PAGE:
Learning by doing in S&OP takes forever


When scanning through a whole set of recent S&OP publications, I noticed that the vast majority were focused either on processes and systems or on the creation of buy-in. Two important aspects, obviously, but it struck me that a third essential aspect, S&OP capability development, was hardly mentioned at all. For any process to work well, the people running it need to have the right skills and competencies, and S&OP is no exception. In this blog I will argue why competency development in S&OP may not come automatically and suggest how this can be addressed.

By Hans van der Drift

Competencies and skills can be developed. The 70-20-10 model states that people learn 70% by doing, 20% from colleagues and only 10% through formal learning. This means that for 90% of employee learning, companies rely on formal and informal feedback loops. There are three main reasons why this is inherently more difficult in S&OP than in many other processes.

Firstly, in most companies, S&OP follows a monthly cycle, so learning by doing will always be slow. People’s attention can easily become consumed by new initiatives and day-to-day firefighting. S&OP-related learning by doing therefore requires above-average discipline and stamina. Secondly, S&OP has a planning horizon of typically 3-18 months. The impact of decisions made in S&OP may only become apparent after many, many months – which means that learning by doing can seemingly take forever. Thirdly and finally, S&OP is a cross-functional process that helps to support the company’s strategy. A decision made by Supply Chain can impact sales-related and financial KPIs, and vice versa. This might even be clear at the time of decision-making, but if it’s not, how often do companies make the link afterwards and evaluate it? In such cases, S&OP learning by doing may not happen at all.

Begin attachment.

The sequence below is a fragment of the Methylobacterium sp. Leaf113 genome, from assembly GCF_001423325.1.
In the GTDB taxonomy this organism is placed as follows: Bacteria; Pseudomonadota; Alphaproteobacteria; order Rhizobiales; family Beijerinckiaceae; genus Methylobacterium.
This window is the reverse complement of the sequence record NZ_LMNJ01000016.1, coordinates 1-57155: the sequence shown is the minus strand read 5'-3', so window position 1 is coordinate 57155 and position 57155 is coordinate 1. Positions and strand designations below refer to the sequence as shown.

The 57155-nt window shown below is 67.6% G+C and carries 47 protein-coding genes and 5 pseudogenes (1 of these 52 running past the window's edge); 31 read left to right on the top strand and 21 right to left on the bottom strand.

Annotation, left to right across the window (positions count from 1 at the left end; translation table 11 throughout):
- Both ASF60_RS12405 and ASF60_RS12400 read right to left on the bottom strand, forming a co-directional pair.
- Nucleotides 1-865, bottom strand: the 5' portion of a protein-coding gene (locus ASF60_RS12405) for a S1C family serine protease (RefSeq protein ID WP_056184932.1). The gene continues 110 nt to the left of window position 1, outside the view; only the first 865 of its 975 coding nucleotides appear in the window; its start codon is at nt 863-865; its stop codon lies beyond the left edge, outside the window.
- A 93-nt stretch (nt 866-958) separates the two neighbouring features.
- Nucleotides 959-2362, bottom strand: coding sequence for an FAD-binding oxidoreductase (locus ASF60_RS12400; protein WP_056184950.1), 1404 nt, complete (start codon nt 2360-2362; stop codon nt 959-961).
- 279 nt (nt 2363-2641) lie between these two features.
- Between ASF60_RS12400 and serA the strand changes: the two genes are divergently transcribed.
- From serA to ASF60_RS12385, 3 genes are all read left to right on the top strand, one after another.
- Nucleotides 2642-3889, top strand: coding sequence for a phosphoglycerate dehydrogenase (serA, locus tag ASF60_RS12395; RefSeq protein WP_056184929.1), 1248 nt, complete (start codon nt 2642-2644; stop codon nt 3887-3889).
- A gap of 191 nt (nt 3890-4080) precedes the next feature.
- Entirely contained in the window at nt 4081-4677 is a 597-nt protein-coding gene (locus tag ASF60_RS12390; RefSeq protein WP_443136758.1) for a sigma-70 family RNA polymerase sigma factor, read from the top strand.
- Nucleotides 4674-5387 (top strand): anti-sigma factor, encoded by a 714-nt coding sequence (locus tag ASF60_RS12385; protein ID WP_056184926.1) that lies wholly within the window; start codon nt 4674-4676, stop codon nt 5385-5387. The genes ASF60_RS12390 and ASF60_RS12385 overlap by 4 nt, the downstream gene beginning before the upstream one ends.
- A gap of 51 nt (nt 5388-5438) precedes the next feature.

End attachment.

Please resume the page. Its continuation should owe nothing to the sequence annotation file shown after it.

Magic Circle

The ‘Magic Circle’ model (Jan Klabbers, The Magic Circle: Principles of Gaming & Simulation)

In order to address these inherent difficulties, at Involvation we have adopted the ‘Magic Circle’ model (Jan Klabbers, The Magic Circle: Principles of Gaming & Simulation) and we use simulations and serious gaming. The Magic Circle is an important concept which exploits the fact that most people learn more from experience than from listening or reading. The reflection and conceptualization steps make people think rather than passively learn, thus driving deep learning. When the facilitators are S&OP experts, they can add expertise and best practices to the learning cycles and help participants translate the new insights to their real-life work environments.

By introducing a realistic and simulated environment, we can shorten the feedback loops from many months to just a few hours. By applying the Magic Circle model, we can close the feedback loops, even when they are cross-functional and relate to long-term strategies. In other words, by using simulations we can finally achieve real learning by doing, even in S&OP.

Is serious gaming the ‘be-all and end-all’ of S&OP learning? Obviously not; S&OP is a complex process that requires a blend of formal learning, coaching, PDCA cycles, etc. But a representative simulation offers a very powerful platform to really boost the S&OP competencies in your company. And last but not least, it can also make S&OP learning fun – which is not unimportant if you’re looking for buy-in as well!

Hans van der Drift is partner at Involvation